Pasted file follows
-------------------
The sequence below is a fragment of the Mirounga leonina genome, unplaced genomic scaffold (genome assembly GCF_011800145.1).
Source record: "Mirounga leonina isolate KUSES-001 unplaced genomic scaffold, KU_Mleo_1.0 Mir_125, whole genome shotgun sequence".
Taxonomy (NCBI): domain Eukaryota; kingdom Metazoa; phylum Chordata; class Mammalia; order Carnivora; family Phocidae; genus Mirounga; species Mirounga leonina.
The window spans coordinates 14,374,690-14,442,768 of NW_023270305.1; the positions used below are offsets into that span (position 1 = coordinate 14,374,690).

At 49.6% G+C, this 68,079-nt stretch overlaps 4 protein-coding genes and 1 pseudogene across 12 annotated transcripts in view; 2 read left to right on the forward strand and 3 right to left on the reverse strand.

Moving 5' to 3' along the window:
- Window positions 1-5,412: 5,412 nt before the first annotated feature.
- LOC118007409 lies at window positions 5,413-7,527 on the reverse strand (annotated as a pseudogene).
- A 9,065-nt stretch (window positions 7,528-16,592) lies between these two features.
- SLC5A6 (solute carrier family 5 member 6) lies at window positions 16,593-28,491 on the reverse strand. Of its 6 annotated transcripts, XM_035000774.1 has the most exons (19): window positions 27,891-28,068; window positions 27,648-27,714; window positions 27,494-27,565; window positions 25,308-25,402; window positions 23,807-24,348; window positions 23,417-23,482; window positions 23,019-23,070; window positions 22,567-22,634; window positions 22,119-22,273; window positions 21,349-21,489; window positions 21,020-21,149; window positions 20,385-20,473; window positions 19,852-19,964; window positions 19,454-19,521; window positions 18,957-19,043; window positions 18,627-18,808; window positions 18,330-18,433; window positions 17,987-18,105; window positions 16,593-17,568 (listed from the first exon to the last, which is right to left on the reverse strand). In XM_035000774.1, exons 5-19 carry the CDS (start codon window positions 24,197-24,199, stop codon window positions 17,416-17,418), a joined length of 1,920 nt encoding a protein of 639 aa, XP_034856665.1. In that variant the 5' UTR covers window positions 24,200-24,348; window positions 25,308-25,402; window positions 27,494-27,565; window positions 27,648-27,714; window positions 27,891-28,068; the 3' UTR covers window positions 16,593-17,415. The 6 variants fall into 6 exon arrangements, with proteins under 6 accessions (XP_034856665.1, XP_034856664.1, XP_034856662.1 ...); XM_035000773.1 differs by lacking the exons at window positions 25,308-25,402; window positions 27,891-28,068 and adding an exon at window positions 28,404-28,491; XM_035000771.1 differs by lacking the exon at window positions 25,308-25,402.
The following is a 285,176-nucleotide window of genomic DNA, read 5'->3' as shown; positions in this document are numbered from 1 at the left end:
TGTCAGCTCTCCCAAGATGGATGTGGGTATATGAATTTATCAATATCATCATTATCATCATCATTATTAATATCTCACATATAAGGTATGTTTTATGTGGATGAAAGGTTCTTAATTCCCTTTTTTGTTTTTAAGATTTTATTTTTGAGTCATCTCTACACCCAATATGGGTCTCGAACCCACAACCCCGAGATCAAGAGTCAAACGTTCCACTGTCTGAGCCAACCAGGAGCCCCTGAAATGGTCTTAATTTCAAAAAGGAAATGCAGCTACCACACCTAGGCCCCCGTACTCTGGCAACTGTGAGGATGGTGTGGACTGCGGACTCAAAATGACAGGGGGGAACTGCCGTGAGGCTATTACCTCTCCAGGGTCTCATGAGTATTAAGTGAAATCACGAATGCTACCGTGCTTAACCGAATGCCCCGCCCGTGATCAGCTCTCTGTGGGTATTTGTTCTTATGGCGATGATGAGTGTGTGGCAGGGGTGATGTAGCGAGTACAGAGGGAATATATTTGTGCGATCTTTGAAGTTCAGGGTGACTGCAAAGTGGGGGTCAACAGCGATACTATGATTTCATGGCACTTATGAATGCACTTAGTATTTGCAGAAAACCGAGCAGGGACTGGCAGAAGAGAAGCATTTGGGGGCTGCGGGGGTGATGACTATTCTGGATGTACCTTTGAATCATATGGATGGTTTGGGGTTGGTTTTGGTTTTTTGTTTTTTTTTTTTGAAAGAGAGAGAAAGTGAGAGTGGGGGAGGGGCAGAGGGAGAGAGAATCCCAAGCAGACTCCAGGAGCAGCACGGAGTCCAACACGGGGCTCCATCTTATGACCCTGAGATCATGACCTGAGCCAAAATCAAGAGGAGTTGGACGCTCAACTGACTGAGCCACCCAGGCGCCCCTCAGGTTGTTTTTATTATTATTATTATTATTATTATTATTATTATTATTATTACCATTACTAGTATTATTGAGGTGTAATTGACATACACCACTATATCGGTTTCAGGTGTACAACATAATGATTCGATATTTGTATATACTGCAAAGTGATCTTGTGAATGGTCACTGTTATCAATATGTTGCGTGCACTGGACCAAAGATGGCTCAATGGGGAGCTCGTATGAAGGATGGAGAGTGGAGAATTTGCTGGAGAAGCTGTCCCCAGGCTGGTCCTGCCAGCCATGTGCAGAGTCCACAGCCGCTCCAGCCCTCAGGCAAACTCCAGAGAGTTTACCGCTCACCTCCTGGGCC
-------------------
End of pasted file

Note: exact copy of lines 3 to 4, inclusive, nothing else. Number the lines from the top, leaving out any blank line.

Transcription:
Taxonomy (NCBI): domain Eukaryota; kingdom Metazoa; phylum Chordata; class Mammalia; order Carnivora; family Phocidae; genus Mirounga; species Mirounga leonina.
The window spans coordinates 14,374,690-14,442,768 of NW_023270305.1; the positions used below are offsets into that span (position 1 = coordinate 14,374,690).